That was me. That’s the I.D. the Gaeln had given when I’d gotten here... at least in a roundabout way. In actuality the Gaeln, who I consistently had trouble not despising, hadn’t appeared to me once. When I’d first woken up on Fera, six months ago, all I’d had to go off of were two slips of paper in my pocket. The first had been a note telling me to go to D-Roe’s address, inform them that I was referred here by a company called Lange Inc., and acquire a job. The second paper had been a coded I.D. slip, which had informed me of my “past” here on Fera. I still didn’t know now why D-Roe had accepted me and I still didn’t know what Lange Inc. was. But my new employers had set me up with a place to stay; I had started work, and shortly thereafter I’d met Jack.
All I’d been able to do at that point had been to trust that what I was doing at D-Roe mattered... just like the Gaeln had promised.
But now... normally at this point at night, I wouldn’t have let myself fall to the floor. I wouldn’t have let myself think about the past. I would have taken a shower, done some work, eaten dinner, and gone to sleep.
Like I’d said: not tonight.
I drug myself off the ground, leaving the papers where they were. I slipped my feet from my boots, and manually flicked off all the annoyingly automatic lights. I closed the shades and brought my blanket over to the couch; sunk down in, all bundled; then held out my hand in the almost pitch darkness.
Every sign of Fera was gone except for the low hum that couldn’t be escaped.
I did this on my bad days--maybe once a week, twice lately. It was stupid because it always felt worse the next day.
Don’t do it, Evelyn, I thought, just once, before giving in to the rushing memories.
I thought about my life long before, in Tiver; when I was never contented. I thought about that morning by the lake with Sylvanus, and my journey to the Meoden dimension. Of Thoran jumping in with his flaming green sword. And of sweet Cornelius, fainting in the woods.
I thought of Ikovos... how brazen he’d been from the start--how thoroughly awkward I had been. I thought of the cold walk through the night, and the towering lodge; the impossibly long, once mysterious, hall that had led to the small study of glowing books. Then the fire, too bright to be normal, burning on its own, mesmerizing me with its elegant movements. Then the boy... leaning against the wall with a smirk on his face...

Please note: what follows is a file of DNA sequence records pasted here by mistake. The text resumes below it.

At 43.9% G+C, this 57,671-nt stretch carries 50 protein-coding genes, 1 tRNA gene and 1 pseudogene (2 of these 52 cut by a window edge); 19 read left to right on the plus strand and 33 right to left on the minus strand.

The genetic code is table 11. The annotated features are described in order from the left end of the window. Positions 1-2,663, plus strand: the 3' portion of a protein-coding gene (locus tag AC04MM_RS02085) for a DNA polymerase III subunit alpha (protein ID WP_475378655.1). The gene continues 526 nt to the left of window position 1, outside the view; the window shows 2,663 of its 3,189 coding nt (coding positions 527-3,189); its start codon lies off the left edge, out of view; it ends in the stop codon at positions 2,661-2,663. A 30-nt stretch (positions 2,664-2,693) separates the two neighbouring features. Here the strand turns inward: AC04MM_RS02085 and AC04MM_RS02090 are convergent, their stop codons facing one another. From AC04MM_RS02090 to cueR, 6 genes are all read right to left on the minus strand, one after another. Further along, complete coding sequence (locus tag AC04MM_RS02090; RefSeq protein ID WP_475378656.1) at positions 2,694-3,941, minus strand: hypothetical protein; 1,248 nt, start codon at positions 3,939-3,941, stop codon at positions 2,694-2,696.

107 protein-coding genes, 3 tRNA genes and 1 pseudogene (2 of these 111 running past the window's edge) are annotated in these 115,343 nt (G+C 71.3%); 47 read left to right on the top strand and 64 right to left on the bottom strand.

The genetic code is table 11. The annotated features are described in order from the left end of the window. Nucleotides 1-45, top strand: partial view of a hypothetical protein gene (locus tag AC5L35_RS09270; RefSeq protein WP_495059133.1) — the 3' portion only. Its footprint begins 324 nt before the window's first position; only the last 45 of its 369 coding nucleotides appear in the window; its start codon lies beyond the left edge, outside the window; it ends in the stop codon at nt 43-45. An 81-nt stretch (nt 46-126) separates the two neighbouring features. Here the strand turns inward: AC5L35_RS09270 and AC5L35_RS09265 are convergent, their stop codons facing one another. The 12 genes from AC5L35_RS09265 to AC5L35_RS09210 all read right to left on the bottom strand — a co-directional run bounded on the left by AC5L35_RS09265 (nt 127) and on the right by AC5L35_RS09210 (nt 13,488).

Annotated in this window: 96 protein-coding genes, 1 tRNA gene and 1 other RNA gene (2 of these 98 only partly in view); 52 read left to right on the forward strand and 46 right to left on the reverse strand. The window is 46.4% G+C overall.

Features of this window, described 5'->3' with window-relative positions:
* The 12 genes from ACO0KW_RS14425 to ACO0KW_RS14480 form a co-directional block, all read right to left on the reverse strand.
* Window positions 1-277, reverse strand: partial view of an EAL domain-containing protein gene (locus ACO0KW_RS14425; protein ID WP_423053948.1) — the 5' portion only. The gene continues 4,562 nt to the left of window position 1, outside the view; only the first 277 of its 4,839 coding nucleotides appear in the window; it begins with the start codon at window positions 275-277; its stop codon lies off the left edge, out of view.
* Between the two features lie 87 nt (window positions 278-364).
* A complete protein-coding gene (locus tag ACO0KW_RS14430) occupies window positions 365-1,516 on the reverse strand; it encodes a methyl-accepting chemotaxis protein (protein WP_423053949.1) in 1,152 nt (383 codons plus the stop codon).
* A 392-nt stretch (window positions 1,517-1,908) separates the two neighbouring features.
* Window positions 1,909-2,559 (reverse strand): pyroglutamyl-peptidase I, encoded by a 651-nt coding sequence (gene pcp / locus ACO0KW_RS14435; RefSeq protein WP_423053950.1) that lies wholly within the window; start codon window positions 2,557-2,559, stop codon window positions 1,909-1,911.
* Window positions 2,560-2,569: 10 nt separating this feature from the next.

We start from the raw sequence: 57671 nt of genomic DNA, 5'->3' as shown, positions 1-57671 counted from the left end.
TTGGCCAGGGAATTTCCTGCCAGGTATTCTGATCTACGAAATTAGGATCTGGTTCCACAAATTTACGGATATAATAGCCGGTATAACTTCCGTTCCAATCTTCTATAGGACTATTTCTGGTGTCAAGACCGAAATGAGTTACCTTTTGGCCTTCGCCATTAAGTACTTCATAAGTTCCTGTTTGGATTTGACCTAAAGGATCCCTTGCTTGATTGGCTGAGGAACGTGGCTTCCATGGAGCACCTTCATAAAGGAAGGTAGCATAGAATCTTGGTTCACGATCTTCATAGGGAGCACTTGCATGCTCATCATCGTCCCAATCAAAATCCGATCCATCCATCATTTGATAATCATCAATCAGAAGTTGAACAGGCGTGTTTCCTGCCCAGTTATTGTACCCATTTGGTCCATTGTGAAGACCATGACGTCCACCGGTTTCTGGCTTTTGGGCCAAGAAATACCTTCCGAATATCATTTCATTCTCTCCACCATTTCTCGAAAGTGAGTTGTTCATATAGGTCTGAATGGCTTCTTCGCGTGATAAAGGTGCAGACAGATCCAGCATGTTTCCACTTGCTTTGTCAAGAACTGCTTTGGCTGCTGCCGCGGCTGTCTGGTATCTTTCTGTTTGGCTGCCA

I wouldn’t get farther than this. I never did. All I could see was his face, mind darting though all the moments I’d had with him... up until that night in the library... when he’d wrapped his hand under mine and...
The violet flame lit above my palm. Deep, more blue than before, more dim, but otherwise the same. I lifted it to my eyes with an unstable smile. I concentrated solely on it, on the way it removed the built-up chill from Fera that I could never get rid of. It would flicker wildly, threatening to go out until I thought of Jaden again. His incredulous brow lifts, his unhinderable confidence, the clear tone of his voice, the way he had looked when he kissed me... because I had to remind myself that this perfect, magical, boy, that would have made every second of the rest of my life something rather like paradise, had actually wanted me too. Loved me too.
Yes--then the flame steadied.
I smiled, but the empty holes were already beginning to stab at my stomach, in my chest. I laid on my side, set my hand out, carefully, and pretended for as long as I could that I was back in the study. Just overly tired, having a strange sort of nightmare. And in the morning I’d see Jaden and everything would be fine.
Yeah... just a dream that he would assure me was very silly... just a silly dream.
* SW stands for Star Wars. Always.
**ARC stands for "Advanced Reader Copy". It's what gets sent out to reviewers before the final edits are done on the novel. Sort of. Real Description.